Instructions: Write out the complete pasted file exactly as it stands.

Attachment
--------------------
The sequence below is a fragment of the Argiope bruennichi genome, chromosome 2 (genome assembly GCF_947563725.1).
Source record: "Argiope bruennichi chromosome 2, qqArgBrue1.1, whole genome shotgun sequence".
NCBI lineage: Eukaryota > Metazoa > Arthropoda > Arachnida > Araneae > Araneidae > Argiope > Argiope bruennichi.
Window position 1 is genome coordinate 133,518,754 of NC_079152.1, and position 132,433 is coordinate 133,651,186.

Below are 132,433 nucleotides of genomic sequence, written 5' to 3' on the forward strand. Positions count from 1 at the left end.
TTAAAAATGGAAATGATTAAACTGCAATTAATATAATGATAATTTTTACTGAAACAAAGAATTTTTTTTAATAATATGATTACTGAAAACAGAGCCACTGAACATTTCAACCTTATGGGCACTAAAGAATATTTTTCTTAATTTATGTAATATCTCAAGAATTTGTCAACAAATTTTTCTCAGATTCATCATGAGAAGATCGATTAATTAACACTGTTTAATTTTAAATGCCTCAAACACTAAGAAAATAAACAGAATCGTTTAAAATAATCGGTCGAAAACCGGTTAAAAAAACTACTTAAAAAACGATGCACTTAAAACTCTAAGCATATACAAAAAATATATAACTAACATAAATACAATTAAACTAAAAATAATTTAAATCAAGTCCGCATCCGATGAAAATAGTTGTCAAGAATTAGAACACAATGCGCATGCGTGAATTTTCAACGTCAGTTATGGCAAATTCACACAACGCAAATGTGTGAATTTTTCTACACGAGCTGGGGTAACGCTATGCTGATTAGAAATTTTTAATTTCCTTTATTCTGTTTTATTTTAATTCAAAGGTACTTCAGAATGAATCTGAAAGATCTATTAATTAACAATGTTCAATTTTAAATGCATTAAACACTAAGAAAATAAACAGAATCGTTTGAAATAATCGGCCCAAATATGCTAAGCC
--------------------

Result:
The sequence below is a fragment of the Argiope bruennichi genome, chromosome 2 (genome assembly GCF_947563725.1).
Source record: "Argiope bruennichi chromosome 2, qqArgBrue1.1, whole genome shotgun sequence".
NCBI lineage: Eukaryota > Metazoa > Arthropoda > Arachnida > Araneae > Araneidae > Argiope > Argiope bruennichi.
Window position 1 is genome coordinate 133,518,754 of NC_079152.1, and position 132,433 is coordinate 133,651,186.

Below are 132,433 nucleotides of genomic sequence, written 5' to 3' on the forward strand. Positions count from 1 at the left end.
TTAAAAATGGAAATGATTAAACTGCAATTAATATAATGATAATTTTTACTGAAACAAAGAATTTTTTTTAATAATATGATTACTGAAAACAGAGCCACTGAACATTTCAACCTTATGGGCACTAAAGAATATTTTTCTTAATTTATGTAATATCTCAAGAATTTGTCAACAAATTTTTCTCAGATTCATCATGAGAAGATCGATTAATTAACACTGTTTAATTTTAAATGCCTCAAACACTAAGAAAATAAACAGAATCGTTTAAAATAATCGGTCGAAAACCGGTTAAAAAAACTACTTAAAAAACGATGCACTTAAAACTCTAAGCATATACAAAAAATATATAACTAACATAAATACAATTAAACTAAAAATAATTTAAATCAAGTCCGCATCCGATGAAAATAGTTGTCAAGAATTAGAACACAATGCGCATGCGTGAATTTTCAACGTCAGTTATGGCAAATTCACACAACGCAAATGTGTGAATTTTTCTACACGAGCTGGGGTAACGCTATGCTGATTAGAAATTTTTAATTTCCTTTATTCTGTTTTATTTTAATTCAAAGGTACTTCAGAATGAATCTGAAAGATCTATTAATTAACAATGTTCAATTTTAAATGCATTAAACACTAAGAAAATAAACAGAATCGTTTGAAATAATCGGCCCAAATATGCTAAGCC